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IRS delays implementing $600 reporting rule for Venmo, PayPal payments

The IRS is postponing implementation of sweeping rule changes that would require people to report income over $600 paid through popular apps like Venmo and Paypal, the agency announced Tuesday.

The controversial tax reporting rule, which received no Republican votes when approved by Democrats in Congress as part of the American Rescue Plan in 2021, resulted in approximately $4,400 more tax reporting from the IRS in January. Millions of 1099-K forms will be shipped.

The agency, which also delayed implementation of the rule last year, is treating 2023 as an “additional transition year” to “reduce potential confusion” regarding the new tax liability and will instead phase out the threshold above $600. announced that it would be introduced. for the next two years.

IRS Commissioner Danny Wuerffel said, “We have spent months gathering feedback from third-party organizations and other entities, and it will take additional time to effectively implement the new reporting requirements.” It has become increasingly clear that there is a need for statement.

IRS is delaying rule changes that would require people to report income over $600 paid through popular apps like Venmo and Paypal
AP

“Taking this phased approach is the right thing to do for tax administration purposes and will prevent unnecessary confusion as we continue to consider changes to Form 1040. Additional deferrals to the 2023 tax year avoid problems. “It is clear that we will do this for taxpayers, tax professionals and others in this field,” Werfel added.

With this delay, users of third-party payment apps will not have to fill out a 1099-K in 2023 unless they earn more than $20,000 and make more than 200 transactions.

According to the agency, reporting requirements do not apply to personal transactions such as birthday and holiday gifts, or splitting the cost of meals or household expenses.
NurPhoto (from Getty Images)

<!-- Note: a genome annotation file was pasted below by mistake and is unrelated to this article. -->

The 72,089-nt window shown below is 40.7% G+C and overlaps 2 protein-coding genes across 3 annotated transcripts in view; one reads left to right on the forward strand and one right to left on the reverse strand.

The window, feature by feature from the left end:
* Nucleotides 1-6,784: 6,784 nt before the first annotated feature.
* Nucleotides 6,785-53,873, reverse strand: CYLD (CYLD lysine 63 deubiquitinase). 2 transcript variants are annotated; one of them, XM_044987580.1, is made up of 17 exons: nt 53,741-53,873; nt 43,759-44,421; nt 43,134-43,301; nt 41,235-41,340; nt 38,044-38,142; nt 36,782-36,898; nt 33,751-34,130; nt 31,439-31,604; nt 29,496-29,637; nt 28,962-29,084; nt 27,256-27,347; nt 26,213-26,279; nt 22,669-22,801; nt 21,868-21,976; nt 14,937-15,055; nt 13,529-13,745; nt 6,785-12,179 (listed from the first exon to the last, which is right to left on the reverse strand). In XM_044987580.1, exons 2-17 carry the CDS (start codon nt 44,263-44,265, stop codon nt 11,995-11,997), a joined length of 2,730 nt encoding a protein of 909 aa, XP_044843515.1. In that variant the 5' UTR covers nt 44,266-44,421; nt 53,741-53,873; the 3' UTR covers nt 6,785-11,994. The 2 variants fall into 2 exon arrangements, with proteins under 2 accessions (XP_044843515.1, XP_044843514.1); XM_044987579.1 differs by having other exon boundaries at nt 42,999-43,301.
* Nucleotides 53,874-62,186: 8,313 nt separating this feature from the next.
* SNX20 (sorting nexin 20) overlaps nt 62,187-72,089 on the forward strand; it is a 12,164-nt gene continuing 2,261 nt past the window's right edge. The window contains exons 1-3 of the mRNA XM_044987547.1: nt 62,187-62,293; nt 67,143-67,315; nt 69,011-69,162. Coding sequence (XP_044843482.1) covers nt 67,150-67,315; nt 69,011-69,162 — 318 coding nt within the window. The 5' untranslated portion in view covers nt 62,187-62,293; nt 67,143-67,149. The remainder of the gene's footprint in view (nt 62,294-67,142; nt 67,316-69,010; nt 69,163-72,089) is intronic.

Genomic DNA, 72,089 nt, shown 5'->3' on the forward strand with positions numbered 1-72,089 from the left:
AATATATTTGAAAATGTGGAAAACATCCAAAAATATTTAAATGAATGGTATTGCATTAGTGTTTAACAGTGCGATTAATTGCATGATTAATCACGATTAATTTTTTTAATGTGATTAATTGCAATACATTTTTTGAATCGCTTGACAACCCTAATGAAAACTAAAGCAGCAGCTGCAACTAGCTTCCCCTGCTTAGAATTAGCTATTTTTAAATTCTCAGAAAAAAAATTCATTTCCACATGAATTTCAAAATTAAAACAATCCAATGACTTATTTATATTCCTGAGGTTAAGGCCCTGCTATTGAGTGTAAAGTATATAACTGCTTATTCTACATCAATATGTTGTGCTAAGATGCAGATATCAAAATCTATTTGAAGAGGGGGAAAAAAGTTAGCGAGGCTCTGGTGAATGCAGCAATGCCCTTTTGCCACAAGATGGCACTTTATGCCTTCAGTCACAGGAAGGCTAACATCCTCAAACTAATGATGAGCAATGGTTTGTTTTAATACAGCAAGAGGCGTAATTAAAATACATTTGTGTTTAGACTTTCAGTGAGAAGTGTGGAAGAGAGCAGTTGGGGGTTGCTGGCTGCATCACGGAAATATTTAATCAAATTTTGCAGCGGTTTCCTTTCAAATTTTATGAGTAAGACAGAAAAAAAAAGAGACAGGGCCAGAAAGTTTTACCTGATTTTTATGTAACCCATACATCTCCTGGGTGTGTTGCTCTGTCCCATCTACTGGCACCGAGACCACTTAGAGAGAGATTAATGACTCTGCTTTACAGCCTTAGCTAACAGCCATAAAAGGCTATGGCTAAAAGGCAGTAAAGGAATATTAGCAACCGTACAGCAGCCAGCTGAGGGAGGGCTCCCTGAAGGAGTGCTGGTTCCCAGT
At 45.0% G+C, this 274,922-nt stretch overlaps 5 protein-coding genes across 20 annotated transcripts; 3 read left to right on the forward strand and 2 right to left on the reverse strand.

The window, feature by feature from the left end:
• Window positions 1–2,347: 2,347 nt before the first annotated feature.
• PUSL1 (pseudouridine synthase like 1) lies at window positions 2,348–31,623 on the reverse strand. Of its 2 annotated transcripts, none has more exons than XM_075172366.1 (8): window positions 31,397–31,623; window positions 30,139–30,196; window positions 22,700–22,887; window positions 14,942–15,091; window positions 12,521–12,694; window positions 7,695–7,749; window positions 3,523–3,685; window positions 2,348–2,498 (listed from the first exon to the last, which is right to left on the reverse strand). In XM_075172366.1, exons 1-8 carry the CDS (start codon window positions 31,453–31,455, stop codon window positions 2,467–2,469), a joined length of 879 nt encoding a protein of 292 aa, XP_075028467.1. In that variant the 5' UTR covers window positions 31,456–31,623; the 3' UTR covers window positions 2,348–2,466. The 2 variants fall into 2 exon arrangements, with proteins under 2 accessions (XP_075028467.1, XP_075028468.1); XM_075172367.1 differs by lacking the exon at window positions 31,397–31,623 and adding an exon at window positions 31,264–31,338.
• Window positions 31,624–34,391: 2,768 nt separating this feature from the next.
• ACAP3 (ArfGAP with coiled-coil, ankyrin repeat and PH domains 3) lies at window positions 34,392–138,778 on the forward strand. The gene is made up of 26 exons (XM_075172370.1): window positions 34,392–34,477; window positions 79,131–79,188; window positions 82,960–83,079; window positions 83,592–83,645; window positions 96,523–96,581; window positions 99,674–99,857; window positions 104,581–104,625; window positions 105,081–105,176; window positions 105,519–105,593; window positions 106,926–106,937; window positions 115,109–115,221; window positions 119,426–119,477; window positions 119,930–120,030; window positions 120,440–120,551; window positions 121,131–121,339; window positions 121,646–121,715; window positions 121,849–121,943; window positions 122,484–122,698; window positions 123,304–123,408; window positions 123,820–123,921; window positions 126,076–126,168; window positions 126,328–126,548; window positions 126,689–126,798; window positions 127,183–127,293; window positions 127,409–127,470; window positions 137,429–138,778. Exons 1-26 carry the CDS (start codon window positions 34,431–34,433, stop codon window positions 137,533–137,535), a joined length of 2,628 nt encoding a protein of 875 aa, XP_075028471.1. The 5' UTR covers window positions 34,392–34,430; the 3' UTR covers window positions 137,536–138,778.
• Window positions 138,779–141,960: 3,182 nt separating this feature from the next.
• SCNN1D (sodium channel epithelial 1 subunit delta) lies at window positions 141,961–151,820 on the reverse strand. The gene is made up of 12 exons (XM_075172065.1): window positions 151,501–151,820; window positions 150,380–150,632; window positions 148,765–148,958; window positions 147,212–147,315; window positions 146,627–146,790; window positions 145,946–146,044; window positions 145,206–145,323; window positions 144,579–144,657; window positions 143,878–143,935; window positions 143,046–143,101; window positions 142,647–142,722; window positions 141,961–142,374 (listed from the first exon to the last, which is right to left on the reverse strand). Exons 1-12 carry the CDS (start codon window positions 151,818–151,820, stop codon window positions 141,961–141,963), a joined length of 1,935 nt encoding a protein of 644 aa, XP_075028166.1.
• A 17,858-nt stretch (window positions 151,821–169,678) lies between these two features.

With this delay, users of third-party payment apps will not have to fill out a 1099-K in 2023 unless they earn more than $20,000 and make more than 200 transactions.
AP

The IRS plans to implement a $5,000 reporting threshold for the 2024 tax year as part of a phase-in, and perhaps a $600 reporting threshold for the 2025 tax year.

The new rules apply only to payments received for transactions of goods and services.

According to the agency, reporting requirements do not apply to personal transactions such as birthday and holiday gifts, or splitting the cost of meals or household expenses.

The agency, which also delayed implementation of the rule last year, said it would treat 2023 “as an additional transition year” to “reduce potential confusion” regarding the new tax obligations.
Reuters

Critics of the rule change, including the Coalition for 10-99-K Fairness, have criticized the privacy concerns associated with forcing third-party payment apps to reveal details of user transactions with the government. There are concerns about this and the fact that there is an unfair tax burden. That applies to “casual online sellers and small businesses.”

The Biden administration hopes to crack down on tax evasion by lowering reporting standards.

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